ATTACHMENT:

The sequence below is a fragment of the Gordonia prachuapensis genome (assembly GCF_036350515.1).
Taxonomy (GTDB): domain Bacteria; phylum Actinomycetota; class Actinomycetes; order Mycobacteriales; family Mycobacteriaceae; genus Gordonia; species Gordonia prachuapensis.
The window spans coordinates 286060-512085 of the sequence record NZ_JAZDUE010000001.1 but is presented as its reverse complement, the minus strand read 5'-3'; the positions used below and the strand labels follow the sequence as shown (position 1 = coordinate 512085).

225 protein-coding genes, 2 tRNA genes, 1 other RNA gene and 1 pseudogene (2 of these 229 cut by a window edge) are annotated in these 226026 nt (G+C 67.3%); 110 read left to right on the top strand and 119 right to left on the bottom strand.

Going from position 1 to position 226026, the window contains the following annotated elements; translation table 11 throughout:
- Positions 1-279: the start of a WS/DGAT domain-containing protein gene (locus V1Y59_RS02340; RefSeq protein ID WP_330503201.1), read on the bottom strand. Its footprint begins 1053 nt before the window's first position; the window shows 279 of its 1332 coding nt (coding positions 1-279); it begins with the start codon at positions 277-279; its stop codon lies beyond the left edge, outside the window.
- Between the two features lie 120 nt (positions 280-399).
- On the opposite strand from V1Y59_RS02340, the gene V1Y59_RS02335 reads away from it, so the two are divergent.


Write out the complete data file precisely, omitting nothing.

The sequence below is a fragment of the Gordonia prachuapensis genome (assembly GCF_036350515.1).
Taxonomy (GTDB): domain Bacteria; phylum Actinomycetota; class Actinomycetes; order Mycobacteriales; family Mycobacteriaceae; genus Gordonia; species Gordonia prachuapensis.
The window spans coordinates 286060-512085 of the sequence record NZ_JAZDUE010000001.1 but is presented as its reverse complement, the minus strand read 5'-3'; the positions used below and the strand labels follow the sequence as shown (position 1 = coordinate 512085).

225 protein-coding genes, 2 tRNA genes, 1 other RNA gene and 1 pseudogene (2 of these 229 cut by a window edge) are annotated in these 226026 nt (G+C 67.3%); 110 read left to right on the top strand and 119 right to left on the bottom strand.

Going from position 1 to position 226026, the window contains the following annotated elements; translation table 11 throughout:
- Positions 1-279: the start of a WS/DGAT domain-containing protein gene (locus V1Y59_RS02340; RefSeq protein ID WP_330503201.1), read on the bottom strand. Its footprint begins 1053 nt before the window's first position; the window shows 279 of its 1332 coding nt (coding positions 1-279); it begins with the start codon at positions 277-279; its stop codon lies beyond the left edge, outside the window.
- Between the two features lie 120 nt (positions 280-399).
- On the opposite strand from V1Y59_RS02340, the gene V1Y59_RS02335 reads away from it, so the two are divergent.